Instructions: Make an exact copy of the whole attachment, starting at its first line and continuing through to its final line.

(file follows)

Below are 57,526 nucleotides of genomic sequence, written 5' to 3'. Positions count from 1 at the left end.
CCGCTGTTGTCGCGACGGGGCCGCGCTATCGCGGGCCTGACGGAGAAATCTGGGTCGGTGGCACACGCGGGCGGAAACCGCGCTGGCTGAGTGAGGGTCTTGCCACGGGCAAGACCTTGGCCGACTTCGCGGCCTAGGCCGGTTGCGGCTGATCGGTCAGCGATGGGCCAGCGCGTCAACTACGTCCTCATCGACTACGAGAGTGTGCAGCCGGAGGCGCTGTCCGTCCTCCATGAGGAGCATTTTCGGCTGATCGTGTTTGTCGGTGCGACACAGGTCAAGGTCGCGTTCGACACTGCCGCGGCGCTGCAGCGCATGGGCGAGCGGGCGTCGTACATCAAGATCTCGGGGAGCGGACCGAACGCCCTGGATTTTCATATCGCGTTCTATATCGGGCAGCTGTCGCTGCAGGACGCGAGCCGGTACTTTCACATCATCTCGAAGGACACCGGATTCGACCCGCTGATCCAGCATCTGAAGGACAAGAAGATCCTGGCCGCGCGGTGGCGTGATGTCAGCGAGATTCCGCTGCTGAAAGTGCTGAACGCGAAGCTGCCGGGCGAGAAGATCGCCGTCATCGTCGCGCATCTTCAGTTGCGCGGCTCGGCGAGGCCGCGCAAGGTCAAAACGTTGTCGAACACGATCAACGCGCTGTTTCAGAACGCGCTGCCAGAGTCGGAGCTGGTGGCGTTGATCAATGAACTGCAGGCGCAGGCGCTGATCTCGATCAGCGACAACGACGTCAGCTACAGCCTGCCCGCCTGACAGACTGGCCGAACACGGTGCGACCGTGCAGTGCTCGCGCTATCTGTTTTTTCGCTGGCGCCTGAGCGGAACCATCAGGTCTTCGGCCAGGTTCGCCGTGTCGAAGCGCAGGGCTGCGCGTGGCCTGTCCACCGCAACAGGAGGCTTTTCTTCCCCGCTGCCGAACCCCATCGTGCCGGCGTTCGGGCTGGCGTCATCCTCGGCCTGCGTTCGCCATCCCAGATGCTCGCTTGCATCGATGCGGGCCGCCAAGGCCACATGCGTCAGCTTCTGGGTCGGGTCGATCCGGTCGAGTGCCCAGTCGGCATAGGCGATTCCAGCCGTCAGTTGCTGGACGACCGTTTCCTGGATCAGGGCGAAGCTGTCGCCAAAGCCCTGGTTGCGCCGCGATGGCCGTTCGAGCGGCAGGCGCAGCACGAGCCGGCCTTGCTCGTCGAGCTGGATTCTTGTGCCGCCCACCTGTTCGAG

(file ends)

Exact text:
Below are 57,526 nucleotides of genomic sequence, written 5' to 3'. Positions count from 1 at the left end.
CCGCTGTTGTCGCGACGGGGCCGCGCTATCGCGGGCCTGACGGAGAAATCTGGGTCGGTGGCACACGCGGGCGGAAACCGCGCTGGCTGAGTGAGGGTCTTGCCACGGGCAAGACCTTGGCCGACTTCGCGGCCTAGGCCGGTTGCGGCTGATCGGTCAGCGATGGGCCAGCGCGTCAACTACGTCCTCATCGACTACGAGAGTGTGCAGCCGGAGGCGCTGTCCGTCCTCCATGAGGAGCATTTTCGGCTGATCGTGTTTGTCGGTGCGACACAGGTCAAGGTCGCGTTCGACACTGCCGCGGCGCTGCAGCGCATGGGCGAGCGGGCGTCGTACATCAAGATCTCGGGGAGCGGACCGAACGCCCTGGATTTTCATATCGCGTTCTATATCGGGCAGCTGTCGCTGCAGGACGCGAGCCGGTACTTTCACATCATCTCGAAGGACACCGGATTCGACCCGCTGATCCAGCATCTGAAGGACAAGAAGATCCTGGCCGCGCGGTGGCGTGATGTCAGCGAGATTCCGCTGCTGAAAGTGCTGAACGCGAAGCTGCCGGGCGAGAAGATCGCCGTCATCGTCGCGCATCTTCAGTTGCGCGGCTCGGCGAGGCCGCGCAAGGTCAAAACGTTGTCGAACACGATCAACGCGCTGTTTCAGAACGCGCTGCCAGAGTCGGAGCTGGTGGCGTTGATCAATGAACTGCAGGCGCAGGCGCTGATCTCGATCAGCGACAACGACGTCAGCTACAGCCTGCCCGCCTGACAGACTGGCCGAACACGGTGCGACCGTGCAGTGCTCGCGCTATCTGTTTTTTCGCTGGCGCCTGAGCGGAACCATCAGGTCTTCGGCCAGGTTCGCCGTGTCGAAGCGCAGGGCTGCGCGTGGCCTGTCCACCGCAACAGGAGGCTTTTCTTCCCCGCTGCCGAACCCCATCGTGCCGGCGTTCGGGCTGGCGTCATCCTCGGCCTGCGTTCGCCATCCCAGATGCTCGCTTGCATCGATGCGGGCCGCCAAGGCCACATGCGTCAGCTTCTGGGTCGGGTCGATCCGGTCGAGTGCCCAGTCGGCATAGGCGATTCCAGCCGTCAGTTGCTGGACGACCGTTTCCTGGATCAGGGCGAAGCTGTCGCCAAAGCCCTGGTTGCGCCGCGATGGCCGTTCGAGCGGCAGGCGCAGCACGAGCCGGCCTTGCTCGTCGAGCTGGATTCTTGTGCCGCCCACCTGTTCGAG